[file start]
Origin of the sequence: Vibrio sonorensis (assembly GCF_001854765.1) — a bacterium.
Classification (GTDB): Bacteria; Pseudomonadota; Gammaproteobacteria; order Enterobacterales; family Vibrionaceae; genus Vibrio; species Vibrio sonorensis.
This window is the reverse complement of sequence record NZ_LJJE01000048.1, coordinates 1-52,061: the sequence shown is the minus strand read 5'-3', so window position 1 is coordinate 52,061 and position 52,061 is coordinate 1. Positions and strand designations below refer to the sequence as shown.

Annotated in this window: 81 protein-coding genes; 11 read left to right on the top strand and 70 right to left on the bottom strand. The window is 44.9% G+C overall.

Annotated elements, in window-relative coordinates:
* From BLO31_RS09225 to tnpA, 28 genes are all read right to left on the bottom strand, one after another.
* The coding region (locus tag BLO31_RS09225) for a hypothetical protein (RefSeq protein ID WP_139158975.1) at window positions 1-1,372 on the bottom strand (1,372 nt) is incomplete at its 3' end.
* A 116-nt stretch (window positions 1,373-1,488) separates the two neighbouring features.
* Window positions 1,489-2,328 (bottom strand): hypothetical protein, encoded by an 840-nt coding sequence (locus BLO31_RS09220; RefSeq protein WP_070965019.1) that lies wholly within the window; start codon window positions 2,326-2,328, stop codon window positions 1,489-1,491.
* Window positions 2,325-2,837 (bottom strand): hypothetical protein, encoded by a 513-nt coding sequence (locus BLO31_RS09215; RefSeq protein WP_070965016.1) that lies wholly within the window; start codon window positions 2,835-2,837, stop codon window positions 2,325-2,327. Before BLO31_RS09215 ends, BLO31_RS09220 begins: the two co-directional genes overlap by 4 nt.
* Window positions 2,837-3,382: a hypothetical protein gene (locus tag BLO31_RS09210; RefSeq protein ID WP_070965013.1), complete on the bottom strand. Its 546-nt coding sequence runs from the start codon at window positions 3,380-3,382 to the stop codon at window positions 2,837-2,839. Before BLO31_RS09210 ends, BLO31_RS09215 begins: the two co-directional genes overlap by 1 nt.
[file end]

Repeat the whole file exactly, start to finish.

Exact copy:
Origin of the sequence: Vibrio sonorensis (assembly GCF_001854765.1) — a bacterium.
Classification (GTDB): Bacteria; Pseudomonadota; Gammaproteobacteria; order Enterobacterales; family Vibrionaceae; genus Vibrio; species Vibrio sonorensis.
This window is the reverse complement of sequence record NZ_LJJE01000048.1, coordinates 1-52,061: the sequence shown is the minus strand read 5'-3', so window position 1 is coordinate 52,061 and position 52,061 is coordinate 1. Positions and strand designations below refer to the sequence as shown.

Annotated in this window: 81 protein-coding genes; 11 read left to right on the top strand and 70 right to left on the bottom strand. The window is 44.9% G+C overall.

Annotated elements, in window-relative coordinates:
* From BLO31_RS09225 to tnpA, 28 genes are all read right to left on the bottom strand, one after another.
* The coding region (locus tag BLO31_RS09225) for a hypothetical protein (RefSeq protein ID WP_139158975.1) at window positions 1-1,372 on the bottom strand (1,372 nt) is incomplete at its 3' end.
* A 116-nt stretch (window positions 1,373-1,488) separates the two neighbouring features.
* Window positions 1,489-2,328 (bottom strand): hypothetical protein, encoded by an 840-nt coding sequence (locus BLO31_RS09220; RefSeq protein WP_070965019.1) that lies wholly within the window; start codon window positions 2,326-2,328, stop codon window positions 1,489-1,491.
* Window positions 2,325-2,837 (bottom strand): hypothetical protein, encoded by a 513-nt coding sequence (locus BLO31_RS09215; RefSeq protein WP_070965016.1) that lies wholly within the window; start codon window positions 2,835-2,837, stop codon window positions 2,325-2,327. Before BLO31_RS09215 ends, BLO31_RS09220 begins: the two co-directional genes overlap by 4 nt.
* Window positions 2,837-3,382: a hypothetical protein gene (locus tag BLO31_RS09210; RefSeq protein ID WP_070965013.1), complete on the bottom strand. Its 546-nt coding sequence runs from the start codon at window positions 3,380-3,382 to the stop codon at window positions 2,837-2,839. Before BLO31_RS09210 ends, BLO31_RS09215 begins: the two co-directional genes overlap by 1 nt.